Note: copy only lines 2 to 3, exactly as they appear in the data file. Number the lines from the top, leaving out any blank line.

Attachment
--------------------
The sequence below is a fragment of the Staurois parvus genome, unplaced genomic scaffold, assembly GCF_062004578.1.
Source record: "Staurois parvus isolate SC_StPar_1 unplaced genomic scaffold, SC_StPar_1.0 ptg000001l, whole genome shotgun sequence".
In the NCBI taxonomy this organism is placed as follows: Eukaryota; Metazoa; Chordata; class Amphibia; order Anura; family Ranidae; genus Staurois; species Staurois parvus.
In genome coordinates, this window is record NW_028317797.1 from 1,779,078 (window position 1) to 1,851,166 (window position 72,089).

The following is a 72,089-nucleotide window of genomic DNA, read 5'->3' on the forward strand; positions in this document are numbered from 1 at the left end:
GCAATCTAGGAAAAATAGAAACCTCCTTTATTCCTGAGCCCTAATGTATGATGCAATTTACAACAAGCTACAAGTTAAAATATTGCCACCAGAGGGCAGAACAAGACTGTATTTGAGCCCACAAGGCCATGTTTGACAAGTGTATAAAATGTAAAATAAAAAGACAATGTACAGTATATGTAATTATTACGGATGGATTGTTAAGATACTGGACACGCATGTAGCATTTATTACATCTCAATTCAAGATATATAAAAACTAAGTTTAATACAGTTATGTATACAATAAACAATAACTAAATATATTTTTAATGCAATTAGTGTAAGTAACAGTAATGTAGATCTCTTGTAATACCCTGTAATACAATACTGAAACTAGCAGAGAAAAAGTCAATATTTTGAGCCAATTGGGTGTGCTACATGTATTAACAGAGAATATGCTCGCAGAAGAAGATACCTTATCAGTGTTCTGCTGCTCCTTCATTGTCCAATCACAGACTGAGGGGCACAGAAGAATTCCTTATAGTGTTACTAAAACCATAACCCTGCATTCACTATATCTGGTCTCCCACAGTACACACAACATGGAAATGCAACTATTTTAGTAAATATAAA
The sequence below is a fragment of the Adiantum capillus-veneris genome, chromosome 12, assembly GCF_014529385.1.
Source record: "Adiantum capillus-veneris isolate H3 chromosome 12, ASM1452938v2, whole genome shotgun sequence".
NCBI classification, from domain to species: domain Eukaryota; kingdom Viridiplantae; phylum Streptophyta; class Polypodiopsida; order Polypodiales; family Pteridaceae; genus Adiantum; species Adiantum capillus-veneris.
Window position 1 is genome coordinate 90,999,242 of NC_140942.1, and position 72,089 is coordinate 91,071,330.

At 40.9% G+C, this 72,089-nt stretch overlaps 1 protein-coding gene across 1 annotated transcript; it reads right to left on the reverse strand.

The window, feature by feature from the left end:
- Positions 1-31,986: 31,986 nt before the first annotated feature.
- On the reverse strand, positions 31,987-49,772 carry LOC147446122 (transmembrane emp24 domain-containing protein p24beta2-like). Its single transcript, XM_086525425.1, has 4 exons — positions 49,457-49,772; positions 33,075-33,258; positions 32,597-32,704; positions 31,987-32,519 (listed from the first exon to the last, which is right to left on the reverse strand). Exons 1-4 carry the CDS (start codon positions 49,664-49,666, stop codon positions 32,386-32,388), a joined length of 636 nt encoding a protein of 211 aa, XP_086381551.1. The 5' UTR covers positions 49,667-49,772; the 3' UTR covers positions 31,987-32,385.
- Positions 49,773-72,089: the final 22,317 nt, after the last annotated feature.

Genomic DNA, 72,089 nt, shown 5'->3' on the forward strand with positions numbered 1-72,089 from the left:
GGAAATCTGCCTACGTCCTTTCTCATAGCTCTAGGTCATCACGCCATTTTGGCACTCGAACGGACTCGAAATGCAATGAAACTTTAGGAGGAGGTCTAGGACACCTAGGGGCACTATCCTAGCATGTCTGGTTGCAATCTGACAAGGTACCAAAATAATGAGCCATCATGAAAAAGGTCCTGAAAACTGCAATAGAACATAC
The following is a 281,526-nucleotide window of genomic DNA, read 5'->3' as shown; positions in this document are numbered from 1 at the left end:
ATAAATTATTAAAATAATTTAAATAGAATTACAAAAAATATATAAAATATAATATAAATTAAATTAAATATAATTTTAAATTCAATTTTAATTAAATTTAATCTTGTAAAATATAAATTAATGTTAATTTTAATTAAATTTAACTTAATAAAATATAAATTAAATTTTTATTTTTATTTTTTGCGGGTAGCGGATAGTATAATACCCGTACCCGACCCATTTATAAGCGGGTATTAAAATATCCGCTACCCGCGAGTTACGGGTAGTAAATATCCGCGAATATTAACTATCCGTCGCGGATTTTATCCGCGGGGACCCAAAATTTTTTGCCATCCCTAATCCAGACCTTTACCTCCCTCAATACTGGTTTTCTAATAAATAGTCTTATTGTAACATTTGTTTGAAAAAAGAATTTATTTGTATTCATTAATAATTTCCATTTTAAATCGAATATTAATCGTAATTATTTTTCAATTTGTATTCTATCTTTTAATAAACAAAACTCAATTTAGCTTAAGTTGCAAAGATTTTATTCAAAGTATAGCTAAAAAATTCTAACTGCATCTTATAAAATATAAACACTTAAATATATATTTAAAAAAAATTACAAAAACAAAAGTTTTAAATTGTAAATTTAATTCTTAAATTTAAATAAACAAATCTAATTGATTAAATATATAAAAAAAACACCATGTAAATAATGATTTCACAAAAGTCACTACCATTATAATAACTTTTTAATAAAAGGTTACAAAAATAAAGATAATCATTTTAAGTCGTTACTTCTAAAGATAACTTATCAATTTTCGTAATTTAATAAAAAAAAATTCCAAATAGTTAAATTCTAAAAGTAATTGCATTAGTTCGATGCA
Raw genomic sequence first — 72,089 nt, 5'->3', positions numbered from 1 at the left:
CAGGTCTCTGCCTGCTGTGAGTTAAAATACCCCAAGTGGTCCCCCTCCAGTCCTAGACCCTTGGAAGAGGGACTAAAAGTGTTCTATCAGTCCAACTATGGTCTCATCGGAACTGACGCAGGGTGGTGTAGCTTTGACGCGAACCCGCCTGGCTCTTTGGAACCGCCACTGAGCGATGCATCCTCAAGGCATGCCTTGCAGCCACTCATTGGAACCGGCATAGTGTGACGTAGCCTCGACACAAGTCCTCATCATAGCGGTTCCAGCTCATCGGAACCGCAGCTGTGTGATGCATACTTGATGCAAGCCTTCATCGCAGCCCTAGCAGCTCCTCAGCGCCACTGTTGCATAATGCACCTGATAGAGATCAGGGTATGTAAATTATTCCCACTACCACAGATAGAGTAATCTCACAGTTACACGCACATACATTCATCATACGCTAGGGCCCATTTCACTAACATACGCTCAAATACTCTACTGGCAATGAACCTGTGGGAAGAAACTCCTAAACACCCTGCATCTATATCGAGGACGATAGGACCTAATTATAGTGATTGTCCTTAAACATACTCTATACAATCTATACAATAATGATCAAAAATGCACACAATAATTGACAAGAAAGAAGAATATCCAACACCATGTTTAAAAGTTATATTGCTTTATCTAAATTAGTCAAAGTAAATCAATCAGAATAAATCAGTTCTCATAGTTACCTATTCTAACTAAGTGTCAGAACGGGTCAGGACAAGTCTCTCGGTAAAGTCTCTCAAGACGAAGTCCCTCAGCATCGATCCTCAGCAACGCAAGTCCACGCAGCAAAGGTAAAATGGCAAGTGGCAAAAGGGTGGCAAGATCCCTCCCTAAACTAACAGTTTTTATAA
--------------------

Source record: "Staurois parvus isolate SC_StPar_1 unplaced genomic scaffold, SC_StPar_1.0 ptg000001l, whole genome shotgun sequence".
In the NCBI taxonomy this organism is placed as follows: Eukaryota; Metazoa; Chordata; class Amphibia; order Anura; family Ranidae; genus Staurois; species Staurois parvus.